When considering options for this year’s play of the year, the category is crowded. However, the clear choice emerged Friday, May 24 in Baltimore, when Sam Apuzzo scored the game winning goal in the women’s lacrosse national semifinal against North Carolina, which sealed the Boston College Eagles’ berth in the national championship. The goal beat out Appuzo’s marker earlier in the season against Syracuse which clinched a berth in the ACC championship, Michael Walker’s punt return touchdown against Syracuse and Kali Flanagan’s goal versus Northeastern in the Hockey East championship game.
Here’s the goal if anyone needs a refresher.
A couple things jump out about this play.
First, Apuzzo’s individual efforts made this play happen. Apuzzo had been face guarded the whole game by North Carolina, and had been severely limited in her efforts. However, on this particular play, Apuzzo’s skill level shined. Apuzzo came out from behind the cage and was immediately picked up by Emma Trenchard (No. 23) Trenchard played stifling defense on Apuzzo, who then put on a playmaking clinic, leading Trenchard up the field before immediately cutting back, creating some space. Apuzzo then shot from what appears to be her backhand side and rifled a wicked shot top shelf from a tough angle. From any way of looking at it, the play was impressive.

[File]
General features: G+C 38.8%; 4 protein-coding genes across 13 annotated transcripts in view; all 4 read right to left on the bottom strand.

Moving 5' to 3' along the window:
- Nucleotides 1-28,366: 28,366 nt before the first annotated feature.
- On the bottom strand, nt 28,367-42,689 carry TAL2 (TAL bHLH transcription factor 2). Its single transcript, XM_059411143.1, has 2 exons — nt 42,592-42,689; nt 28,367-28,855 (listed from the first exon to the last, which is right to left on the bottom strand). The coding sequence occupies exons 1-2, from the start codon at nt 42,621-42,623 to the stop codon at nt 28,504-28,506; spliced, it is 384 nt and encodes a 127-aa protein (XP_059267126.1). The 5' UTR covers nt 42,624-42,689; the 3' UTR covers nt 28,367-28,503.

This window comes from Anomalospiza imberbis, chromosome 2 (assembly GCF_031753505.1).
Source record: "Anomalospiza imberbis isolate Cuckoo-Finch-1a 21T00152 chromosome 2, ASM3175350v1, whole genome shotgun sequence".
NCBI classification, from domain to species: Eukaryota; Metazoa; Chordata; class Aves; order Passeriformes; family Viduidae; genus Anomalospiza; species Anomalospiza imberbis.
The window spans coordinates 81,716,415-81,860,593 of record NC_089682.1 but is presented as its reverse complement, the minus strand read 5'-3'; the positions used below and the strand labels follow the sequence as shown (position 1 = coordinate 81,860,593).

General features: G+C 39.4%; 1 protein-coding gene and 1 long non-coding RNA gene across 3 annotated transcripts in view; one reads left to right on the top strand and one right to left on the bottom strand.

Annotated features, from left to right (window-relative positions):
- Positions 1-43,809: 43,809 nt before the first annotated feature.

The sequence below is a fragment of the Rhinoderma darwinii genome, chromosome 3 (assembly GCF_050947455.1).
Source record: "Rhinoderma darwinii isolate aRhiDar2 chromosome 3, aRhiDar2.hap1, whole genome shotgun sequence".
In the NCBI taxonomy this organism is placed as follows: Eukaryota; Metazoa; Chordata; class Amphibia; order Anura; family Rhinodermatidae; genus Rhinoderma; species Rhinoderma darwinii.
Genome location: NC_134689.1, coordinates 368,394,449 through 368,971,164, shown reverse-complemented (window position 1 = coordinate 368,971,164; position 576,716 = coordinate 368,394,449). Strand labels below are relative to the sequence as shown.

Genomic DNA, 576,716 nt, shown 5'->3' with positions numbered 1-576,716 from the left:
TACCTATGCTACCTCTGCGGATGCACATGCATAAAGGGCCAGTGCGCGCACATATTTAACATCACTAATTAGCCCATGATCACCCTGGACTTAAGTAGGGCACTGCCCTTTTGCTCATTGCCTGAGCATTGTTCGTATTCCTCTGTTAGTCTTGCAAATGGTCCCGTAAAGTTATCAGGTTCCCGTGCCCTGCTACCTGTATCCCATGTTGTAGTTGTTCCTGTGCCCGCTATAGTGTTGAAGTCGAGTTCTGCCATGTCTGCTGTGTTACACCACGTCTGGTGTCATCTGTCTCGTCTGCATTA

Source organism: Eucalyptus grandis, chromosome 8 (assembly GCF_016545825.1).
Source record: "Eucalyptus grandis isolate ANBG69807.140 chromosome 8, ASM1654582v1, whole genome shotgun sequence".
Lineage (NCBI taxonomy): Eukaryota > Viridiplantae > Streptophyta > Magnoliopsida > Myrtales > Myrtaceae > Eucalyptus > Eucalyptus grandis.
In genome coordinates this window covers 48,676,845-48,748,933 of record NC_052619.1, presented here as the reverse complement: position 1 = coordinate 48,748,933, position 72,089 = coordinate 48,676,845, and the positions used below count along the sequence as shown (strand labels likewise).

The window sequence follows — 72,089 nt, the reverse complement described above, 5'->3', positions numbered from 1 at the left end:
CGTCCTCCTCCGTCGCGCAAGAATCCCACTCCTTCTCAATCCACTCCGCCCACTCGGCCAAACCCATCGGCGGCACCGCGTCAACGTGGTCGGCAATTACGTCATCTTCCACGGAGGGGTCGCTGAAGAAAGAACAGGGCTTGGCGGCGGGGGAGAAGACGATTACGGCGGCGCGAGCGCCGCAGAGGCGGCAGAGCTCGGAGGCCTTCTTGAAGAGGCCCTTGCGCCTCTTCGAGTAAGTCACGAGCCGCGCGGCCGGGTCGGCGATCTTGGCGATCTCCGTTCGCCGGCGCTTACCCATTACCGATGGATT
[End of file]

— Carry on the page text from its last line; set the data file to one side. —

Second, the timing was impeccable, and the play itself clutch. Apuzzo, as we saw against Syracuse in the ACC tournament, had a flair for the dramatic, winning the game for the Eagles late in the second half of that game. Apuzzo’s tendencies for play in the clutch were so important throughout her career, and in her second to last game she was able to prove herself.
Finally, it seems fitting that in a career with so many goals scored for Apuzzo that her last noteworthy goal was one of such importance. Apuzzo will go down as one of, if not the, best women’s lacrosse player in BC women’s lacrosse history (and really ought to have her number retired, Athletics, if you’re reading this), and she staked that career not just on quantity of goals, but quality, and this is why.